Celebrating Cultures, Promoting Integration
I remember what my host family said to me when I first arrived in Dublin. “You come here to do your internship although you don’t know anyone in Dublin? Wow, you’re so brave.” I was quite surprised by this reaction. I mean, that’s why you go abroad, right? To explore a new country, meet new people and maybe learn a new language. Here is some advice on how to survive studying or doing an internship abroad.
- Have a basic knowledge of the language of the country you are going to or have at least a decent level of English.
Now, I know that for many the whole point of going abroad is to learn a language, however, you probably also want to make new friends or actually talk to people which is going to be difficult if you don’t have the vocabulary to express yourself.
Knowing English is probably always useful wherever you go. When you are in an English – speaking country, all the better. It’s better to hang out with Native speakers to improve your language skills but even when you study in another country like, like let’s say Germany and want to make international friends, it would be highly beneficial to speak some English. I have many international friends back in Germany and noticed that they prefer communicating in English with each other (although they probably should really speak in German).
- Prepare for the country’s weather conditions.
It seems like a logical thing and not worth pointing out but you don’t want to spend your money on new clothes if you can spend it on cocktails and drinks – or food.
I posted my things when I went to Dublin but they didn’t arrive in time and when they finally did, I realised that my parents had taken out my umbrella, my scarf and some of my warm clothes because the package was too heavy.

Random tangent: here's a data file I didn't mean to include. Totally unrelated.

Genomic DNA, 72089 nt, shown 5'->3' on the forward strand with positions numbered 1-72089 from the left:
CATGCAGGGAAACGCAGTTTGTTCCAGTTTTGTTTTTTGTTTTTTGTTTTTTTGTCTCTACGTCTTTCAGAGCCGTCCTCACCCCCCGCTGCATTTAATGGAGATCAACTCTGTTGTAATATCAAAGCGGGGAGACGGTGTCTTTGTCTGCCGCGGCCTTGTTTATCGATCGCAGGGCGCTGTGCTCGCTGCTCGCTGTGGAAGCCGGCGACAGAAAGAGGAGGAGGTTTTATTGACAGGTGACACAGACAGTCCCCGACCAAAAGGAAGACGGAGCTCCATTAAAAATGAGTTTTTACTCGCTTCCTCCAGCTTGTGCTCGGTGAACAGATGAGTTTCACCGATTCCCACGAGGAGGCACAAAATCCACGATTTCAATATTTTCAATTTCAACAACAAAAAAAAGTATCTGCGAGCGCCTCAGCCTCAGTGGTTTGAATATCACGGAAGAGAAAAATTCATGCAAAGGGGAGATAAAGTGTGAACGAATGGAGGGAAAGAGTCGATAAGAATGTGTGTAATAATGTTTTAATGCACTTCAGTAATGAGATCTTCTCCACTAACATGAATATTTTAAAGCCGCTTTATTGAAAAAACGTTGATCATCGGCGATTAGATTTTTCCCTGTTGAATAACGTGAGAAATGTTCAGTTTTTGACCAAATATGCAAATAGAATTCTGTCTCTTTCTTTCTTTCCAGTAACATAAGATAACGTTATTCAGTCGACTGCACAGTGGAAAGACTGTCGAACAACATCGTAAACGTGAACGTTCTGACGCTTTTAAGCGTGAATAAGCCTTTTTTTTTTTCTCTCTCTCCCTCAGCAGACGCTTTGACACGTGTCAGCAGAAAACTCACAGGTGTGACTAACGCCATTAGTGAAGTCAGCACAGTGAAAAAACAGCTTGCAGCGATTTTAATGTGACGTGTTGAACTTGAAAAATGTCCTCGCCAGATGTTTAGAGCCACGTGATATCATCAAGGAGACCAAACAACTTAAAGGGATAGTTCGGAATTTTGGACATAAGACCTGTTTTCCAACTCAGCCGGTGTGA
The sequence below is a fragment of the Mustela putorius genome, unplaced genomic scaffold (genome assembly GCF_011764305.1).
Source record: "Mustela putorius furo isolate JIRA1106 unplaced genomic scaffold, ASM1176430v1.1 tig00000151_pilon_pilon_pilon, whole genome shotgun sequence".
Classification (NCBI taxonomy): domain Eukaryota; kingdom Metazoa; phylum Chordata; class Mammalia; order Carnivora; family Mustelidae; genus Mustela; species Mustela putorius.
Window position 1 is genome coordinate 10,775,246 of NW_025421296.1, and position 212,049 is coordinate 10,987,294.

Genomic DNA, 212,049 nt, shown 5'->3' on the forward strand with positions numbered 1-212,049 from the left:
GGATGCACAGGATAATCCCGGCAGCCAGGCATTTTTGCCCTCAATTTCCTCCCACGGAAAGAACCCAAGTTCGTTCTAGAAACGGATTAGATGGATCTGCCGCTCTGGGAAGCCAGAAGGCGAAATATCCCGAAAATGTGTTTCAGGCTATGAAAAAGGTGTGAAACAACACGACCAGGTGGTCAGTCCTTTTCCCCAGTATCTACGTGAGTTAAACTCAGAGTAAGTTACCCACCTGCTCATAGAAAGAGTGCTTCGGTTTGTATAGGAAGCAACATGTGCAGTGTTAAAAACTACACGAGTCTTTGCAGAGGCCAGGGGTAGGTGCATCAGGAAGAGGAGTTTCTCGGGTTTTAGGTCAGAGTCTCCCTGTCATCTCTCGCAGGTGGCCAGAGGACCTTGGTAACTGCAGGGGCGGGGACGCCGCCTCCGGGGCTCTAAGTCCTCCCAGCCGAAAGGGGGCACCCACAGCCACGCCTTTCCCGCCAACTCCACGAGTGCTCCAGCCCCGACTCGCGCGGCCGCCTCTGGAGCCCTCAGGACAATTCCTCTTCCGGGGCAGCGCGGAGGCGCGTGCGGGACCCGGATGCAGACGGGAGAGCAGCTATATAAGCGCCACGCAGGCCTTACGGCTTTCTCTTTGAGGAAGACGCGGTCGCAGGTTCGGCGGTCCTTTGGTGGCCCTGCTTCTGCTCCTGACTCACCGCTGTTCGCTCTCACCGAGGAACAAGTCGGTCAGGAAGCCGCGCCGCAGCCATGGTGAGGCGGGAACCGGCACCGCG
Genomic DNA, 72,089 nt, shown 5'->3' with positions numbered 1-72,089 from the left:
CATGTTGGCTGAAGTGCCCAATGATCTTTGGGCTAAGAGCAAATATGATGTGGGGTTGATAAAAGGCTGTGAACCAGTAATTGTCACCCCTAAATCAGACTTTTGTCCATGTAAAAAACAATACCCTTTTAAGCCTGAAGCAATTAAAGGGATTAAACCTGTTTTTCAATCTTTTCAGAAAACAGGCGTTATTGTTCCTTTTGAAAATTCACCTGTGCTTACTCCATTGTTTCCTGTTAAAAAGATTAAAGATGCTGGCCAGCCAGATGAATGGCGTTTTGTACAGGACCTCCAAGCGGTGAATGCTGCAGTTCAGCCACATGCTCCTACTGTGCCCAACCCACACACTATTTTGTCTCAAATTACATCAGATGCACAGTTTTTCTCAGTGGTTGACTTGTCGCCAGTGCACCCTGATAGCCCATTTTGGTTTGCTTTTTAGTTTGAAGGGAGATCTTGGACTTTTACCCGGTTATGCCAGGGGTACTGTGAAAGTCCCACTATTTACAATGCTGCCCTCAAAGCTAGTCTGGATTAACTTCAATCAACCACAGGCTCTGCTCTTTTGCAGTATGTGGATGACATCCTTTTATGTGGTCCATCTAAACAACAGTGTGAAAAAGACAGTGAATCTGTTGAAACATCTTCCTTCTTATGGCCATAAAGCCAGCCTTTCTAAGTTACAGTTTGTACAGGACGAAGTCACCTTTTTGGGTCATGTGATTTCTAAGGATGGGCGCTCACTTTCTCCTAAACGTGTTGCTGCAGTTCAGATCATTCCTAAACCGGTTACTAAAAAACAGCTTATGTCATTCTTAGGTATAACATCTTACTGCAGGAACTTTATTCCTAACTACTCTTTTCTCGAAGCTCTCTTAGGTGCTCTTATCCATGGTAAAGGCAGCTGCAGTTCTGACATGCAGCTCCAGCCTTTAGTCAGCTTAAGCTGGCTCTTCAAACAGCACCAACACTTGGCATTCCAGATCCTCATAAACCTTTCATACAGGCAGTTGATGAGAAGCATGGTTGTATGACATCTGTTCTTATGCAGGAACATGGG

3. Flying is probably the cheapest way (if you choose to fly with one of these budget airlines) to get to your new destination. But if you are not familiar with the airport or how to get there, however tempting the price may be, don’t take the flights that are early in the morning. My worst experience was getting lost, trying to find the bus stops to Luton airport at night. Yes, I couldn’t use Google Maps because I had left my English SIM card at home. I did find the bus stop in the end after a drunk person showed me the way.
- Hang out with natives and decide where you want to live
To learn the language and about the culture of the country. Decide if you want to live in student halls (ideal, loads of native speakers around), host family (cool, but no parties in the flat and showering at night) or in a house share (amazing if you end up with the right people. Many houses around universities on the private market, however, will be rented by international students which is great but you may want to consider this if you want to speak a particular language on a daily basis).
Another thing you might want to consider is looking up if there is a bus stop near your accommodation and how regularly there is a bus service in advance or you will end up like me having to climb a hill to get to university or nearly dying in cycling accidents.
Take part in sports and other activities to meet new people. Many universities offer a wide spectrum of activities and organise social events.
- When enrolling for courses, keep in mind that you also want to do other things than studying. It’s probably not a good idea to start learning a new language besides the one you are going to speak in the country you staying. If you have to enrol in many courses, try to choose courses that don’t require you to write time-consuming essays and reading.
Now it’s time to say “hello, world” and off you go!